Thoughts, essays, and writings on Liberty. Written by the heirs of Patrick Henry.

July 6, 2006

A Vision For A Libertarian Future

by Doug Mataconis

Over at Hit and Run, David Weigel writes about the outcome of the recent Libertarian Party convention. Not surprisingly, it seems that, once again, the efforts of those seeking to turn the LP in to something other than a fringe party have come to naught:

Specifically, David laments the failure of a group calling itself the Libertarian Reform Caucus to effect real change in the Libertarian Party.

The LRC adovates ideas that I think make entirely good sense:

Fringe politics does not work in the United States. A political party must appeal to a plurality of voters (effectively, at least 40%) in some districts in order to win elections. Since districts vary, such a party could get away with appealing to less nationwide, but it must at least appeal to 20-30%.

In other words, for the Libertarian Party to be effective, it must appeal to the top 20-30% of freedom-lovers. Appealing to the tiny minority of freedom-lovers who want no government at all, or something very close to that, is a recipe for failure.

The platform and message of the Libertarian Party is extreme, sacrificing practicality and political appeal in favor of philosophical consistency with a single axiom. As such, the party currently appeals only to a tiny fraction of the voting public.

The Libertarian Reform Caucus is working to reform the Libertarian Party, to turn it into an effective tool for increasing liberty.

The fact that candidates that support the LRC agenda were rejected by Libertarian Party members only serves to demonstrate how out-of-touch the Libertarian Party is with reality.

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  • http://www.reformthelp.org Carl

    Come to naught? We repealed most of the old platform; one of our members is now vice chair.

    We did lose on the pledge issue, but the vote was much closer than the last time this came up.

  • http://www.belowthebeltway.com Doug Mataconis

    Carl,

    My apologies, then. The Reason piece made it seem otherwise. Any additional details would be appreciated.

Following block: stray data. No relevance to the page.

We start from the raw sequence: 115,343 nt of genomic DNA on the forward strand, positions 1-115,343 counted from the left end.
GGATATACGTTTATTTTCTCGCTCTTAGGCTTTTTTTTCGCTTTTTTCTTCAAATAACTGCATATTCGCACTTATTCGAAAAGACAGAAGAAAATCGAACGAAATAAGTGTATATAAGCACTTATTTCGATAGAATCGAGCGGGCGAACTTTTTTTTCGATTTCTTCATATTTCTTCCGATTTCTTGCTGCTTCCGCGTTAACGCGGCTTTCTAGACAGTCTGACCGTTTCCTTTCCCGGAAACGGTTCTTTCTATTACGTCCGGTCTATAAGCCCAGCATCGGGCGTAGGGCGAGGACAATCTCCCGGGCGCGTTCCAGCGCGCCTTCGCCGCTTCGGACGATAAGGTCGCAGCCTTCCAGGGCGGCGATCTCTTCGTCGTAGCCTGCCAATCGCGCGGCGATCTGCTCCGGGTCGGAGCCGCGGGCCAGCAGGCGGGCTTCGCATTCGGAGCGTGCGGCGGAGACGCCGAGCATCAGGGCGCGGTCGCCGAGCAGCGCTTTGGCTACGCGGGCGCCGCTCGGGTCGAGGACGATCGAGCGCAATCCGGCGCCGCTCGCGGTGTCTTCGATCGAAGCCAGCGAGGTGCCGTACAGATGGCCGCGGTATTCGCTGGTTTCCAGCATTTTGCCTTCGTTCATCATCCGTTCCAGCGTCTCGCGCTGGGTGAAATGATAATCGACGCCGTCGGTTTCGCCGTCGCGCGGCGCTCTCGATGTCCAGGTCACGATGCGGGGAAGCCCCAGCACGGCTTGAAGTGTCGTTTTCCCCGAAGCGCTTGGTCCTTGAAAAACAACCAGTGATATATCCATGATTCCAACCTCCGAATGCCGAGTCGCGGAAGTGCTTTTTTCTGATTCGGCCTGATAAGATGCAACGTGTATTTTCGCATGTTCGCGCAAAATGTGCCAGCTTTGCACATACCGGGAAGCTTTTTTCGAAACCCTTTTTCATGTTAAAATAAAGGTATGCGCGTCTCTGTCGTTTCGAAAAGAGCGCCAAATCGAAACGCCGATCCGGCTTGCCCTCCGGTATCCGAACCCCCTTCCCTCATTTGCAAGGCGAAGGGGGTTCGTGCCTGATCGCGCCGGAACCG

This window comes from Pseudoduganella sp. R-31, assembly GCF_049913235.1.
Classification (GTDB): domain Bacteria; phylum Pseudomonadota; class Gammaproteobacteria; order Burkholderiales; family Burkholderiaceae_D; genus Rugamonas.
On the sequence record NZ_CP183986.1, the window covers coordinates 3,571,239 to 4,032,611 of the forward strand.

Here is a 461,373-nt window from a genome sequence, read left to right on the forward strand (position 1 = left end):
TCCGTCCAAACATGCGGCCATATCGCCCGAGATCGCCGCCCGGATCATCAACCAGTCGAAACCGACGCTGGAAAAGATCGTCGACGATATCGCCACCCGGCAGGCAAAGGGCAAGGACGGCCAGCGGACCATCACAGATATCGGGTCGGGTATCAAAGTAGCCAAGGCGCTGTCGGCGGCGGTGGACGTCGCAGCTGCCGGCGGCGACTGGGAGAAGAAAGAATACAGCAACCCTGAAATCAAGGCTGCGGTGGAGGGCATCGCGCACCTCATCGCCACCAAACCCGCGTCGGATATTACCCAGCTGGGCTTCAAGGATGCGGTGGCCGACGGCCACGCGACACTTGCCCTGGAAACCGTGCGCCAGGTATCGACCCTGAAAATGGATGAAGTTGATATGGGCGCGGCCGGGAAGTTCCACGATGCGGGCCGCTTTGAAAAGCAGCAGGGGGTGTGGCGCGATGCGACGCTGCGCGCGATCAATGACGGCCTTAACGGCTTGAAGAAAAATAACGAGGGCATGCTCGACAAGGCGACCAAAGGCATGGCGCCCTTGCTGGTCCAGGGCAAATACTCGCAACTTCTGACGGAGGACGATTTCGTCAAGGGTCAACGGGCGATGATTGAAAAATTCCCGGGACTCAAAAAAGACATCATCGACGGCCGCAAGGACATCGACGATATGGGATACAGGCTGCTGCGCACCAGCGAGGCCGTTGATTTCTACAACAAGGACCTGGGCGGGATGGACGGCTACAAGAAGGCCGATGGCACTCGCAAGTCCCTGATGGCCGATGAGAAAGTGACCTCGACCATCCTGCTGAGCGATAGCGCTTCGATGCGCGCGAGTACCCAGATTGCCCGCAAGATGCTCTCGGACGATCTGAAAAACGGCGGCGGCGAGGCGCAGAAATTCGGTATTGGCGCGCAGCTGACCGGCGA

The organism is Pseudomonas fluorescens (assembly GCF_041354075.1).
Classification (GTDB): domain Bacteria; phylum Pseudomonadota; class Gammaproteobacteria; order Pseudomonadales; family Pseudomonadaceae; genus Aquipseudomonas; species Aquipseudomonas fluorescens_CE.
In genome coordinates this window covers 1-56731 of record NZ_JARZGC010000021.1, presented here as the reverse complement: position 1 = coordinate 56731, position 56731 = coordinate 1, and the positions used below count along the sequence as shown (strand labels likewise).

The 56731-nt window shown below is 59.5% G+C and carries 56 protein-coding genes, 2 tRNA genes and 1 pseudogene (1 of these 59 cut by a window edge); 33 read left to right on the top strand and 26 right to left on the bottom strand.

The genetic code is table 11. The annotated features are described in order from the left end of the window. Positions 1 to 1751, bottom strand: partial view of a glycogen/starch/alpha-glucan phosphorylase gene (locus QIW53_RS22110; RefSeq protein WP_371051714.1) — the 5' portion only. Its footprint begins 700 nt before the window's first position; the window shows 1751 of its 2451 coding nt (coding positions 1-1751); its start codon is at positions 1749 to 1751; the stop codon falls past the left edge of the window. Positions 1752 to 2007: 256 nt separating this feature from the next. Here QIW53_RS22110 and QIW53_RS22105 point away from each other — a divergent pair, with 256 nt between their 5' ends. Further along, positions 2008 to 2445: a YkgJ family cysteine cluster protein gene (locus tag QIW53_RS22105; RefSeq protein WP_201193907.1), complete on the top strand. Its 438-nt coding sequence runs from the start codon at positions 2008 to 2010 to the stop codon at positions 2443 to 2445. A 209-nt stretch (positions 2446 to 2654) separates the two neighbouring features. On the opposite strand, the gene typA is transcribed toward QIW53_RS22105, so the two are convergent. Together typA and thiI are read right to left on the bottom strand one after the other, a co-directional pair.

• http://www.reformthelp.org Carl

    See the report on thirdpartywatch.com for the most details.

  • Perry Munger

    I am a member of the Libertarian Party (of Texas) and disagree with the LRC. The Libertarian Party is the ‘party of principle’. I am not one for blindedly following principle, but nobody these days seems to remember Buckley and his insistance that libertarianism needed to become more mainstream. Well, his philosophy led through a series of compromises to gain ever more power to what we have now as president. No thanks; I’ll stick to my guns and stick to my principles.

  • http://www.belowthebeltwa.com Doug

    Perry,

    The LP as it has existed up until now is a political nonentity. I haven’t voted Libertarian in years, and don’t intend to waste my vote again.

    I respect your choice to stick to your principles, but I don’t think it will ever lead to anything meaningful.

  • http://www.indiancowboy.net/blog/ Nick

    One of the reasons I call myself a classical liberal…

    principles are fine and good, but sometimes they don’t actually make sense in the real world.

    The LP and the anarcho-capitalists share in common a much more internally consistent political philosophy, but one that doesn’t work

  • Mark D. Fulwiler

    “We repealed most of the old platform; one of our members is now vice chair.”

    A disgrace.

    ” We did lose on the pledge issue, but the vote was much closer than the last time this came up.”

    Soon we will have Libertarians who officially favor the initiation of force!